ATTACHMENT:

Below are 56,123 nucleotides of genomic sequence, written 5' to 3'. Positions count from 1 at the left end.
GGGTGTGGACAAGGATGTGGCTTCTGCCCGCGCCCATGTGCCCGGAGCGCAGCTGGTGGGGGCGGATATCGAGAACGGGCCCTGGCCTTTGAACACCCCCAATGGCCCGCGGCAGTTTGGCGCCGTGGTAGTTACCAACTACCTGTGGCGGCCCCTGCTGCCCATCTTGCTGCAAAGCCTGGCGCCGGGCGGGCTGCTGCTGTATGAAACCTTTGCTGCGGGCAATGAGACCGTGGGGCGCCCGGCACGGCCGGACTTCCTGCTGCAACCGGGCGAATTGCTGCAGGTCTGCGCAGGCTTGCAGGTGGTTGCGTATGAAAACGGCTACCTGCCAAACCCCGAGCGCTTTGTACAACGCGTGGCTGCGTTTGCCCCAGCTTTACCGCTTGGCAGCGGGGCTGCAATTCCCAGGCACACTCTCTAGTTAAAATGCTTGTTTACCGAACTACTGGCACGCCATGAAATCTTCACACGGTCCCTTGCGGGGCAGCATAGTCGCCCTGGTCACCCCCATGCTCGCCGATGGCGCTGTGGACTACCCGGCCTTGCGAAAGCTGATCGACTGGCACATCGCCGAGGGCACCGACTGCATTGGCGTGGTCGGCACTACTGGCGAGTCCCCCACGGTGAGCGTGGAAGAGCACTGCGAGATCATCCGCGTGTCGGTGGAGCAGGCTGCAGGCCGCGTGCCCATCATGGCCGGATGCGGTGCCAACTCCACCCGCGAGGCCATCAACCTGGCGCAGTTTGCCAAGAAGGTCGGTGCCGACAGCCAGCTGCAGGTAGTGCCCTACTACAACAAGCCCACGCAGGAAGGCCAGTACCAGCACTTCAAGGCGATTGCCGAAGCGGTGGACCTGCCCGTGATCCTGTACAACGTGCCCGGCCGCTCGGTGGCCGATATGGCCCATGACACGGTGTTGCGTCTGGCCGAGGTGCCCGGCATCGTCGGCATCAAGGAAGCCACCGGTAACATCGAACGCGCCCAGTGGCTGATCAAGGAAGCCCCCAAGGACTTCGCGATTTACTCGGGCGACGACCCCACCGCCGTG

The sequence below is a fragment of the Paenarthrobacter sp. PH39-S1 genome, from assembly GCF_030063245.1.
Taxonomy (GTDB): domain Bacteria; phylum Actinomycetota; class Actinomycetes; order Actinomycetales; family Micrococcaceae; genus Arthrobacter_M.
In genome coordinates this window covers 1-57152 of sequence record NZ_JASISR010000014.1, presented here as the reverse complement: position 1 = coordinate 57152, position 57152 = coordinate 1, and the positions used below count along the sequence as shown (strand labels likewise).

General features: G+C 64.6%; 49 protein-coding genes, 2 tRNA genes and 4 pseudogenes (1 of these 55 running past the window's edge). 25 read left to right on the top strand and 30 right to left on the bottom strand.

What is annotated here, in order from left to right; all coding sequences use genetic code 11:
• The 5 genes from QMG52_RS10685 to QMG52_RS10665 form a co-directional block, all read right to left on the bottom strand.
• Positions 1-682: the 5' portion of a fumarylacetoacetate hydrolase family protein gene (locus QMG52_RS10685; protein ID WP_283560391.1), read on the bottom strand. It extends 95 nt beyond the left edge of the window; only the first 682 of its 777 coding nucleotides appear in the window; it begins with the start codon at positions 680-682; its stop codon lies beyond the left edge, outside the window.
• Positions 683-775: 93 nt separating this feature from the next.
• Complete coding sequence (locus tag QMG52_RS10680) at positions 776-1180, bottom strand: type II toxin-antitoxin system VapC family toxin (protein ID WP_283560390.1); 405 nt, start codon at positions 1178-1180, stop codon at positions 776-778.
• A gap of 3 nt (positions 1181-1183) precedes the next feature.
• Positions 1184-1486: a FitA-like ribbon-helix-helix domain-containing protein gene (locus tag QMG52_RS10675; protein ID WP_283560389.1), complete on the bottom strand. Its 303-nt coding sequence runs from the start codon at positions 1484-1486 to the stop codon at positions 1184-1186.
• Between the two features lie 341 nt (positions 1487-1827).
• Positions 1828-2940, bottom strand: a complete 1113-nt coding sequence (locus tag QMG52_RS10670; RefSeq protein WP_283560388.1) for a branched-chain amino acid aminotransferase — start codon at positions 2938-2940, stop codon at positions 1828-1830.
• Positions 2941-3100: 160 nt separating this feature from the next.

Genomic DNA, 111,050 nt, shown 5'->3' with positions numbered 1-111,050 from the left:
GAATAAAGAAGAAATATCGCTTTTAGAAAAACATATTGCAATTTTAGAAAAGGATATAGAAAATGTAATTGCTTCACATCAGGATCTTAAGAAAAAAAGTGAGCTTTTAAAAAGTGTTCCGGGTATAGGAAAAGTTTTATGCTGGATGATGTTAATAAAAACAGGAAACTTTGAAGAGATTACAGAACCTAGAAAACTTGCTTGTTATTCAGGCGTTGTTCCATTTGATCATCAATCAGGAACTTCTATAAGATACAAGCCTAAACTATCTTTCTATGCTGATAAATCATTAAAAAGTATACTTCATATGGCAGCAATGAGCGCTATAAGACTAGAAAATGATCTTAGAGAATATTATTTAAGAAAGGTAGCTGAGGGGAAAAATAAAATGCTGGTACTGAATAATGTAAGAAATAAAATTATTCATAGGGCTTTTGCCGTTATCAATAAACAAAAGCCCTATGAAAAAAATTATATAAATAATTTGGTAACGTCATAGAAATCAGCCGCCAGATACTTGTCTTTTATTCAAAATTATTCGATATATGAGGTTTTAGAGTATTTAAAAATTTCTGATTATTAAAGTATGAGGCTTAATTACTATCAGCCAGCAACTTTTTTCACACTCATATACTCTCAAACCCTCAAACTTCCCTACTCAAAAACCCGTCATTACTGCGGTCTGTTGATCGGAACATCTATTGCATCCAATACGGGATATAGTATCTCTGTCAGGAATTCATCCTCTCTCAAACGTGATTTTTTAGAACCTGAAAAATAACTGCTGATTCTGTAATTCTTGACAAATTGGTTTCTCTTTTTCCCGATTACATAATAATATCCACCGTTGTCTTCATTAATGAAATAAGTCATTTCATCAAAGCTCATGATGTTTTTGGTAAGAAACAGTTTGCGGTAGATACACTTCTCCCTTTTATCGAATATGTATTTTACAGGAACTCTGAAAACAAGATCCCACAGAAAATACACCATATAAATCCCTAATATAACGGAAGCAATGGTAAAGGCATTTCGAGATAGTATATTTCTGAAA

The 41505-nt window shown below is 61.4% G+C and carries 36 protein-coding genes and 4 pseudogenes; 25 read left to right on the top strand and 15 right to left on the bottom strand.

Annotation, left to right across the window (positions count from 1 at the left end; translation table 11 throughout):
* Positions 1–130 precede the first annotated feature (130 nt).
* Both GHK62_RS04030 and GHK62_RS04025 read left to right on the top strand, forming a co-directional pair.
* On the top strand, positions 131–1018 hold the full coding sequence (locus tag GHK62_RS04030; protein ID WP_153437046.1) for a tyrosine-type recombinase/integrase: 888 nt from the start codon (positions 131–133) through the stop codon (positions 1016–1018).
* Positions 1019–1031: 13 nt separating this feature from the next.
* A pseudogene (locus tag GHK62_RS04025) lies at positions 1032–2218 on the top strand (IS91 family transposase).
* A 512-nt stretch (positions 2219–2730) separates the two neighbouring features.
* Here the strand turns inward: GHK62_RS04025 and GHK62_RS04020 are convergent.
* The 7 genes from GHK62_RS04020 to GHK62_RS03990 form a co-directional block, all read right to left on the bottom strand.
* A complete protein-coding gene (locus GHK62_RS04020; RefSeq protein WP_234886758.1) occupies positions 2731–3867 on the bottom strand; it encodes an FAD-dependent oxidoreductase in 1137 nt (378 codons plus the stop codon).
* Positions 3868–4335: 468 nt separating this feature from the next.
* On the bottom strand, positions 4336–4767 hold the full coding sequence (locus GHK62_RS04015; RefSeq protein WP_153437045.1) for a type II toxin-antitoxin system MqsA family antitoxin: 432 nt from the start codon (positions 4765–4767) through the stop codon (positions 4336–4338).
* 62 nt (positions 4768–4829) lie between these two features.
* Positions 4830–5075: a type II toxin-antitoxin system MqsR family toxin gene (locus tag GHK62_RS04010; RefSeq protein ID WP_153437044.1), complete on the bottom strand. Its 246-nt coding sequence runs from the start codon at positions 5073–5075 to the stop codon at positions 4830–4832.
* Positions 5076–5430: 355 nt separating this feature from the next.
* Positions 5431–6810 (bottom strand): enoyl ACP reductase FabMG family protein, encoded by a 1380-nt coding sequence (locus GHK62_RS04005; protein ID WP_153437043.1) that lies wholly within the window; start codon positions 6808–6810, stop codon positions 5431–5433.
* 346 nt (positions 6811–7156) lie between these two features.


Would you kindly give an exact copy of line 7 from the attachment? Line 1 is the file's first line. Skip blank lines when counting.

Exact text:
What is annotated here, in order from left to right; all coding sequences use genetic code 11: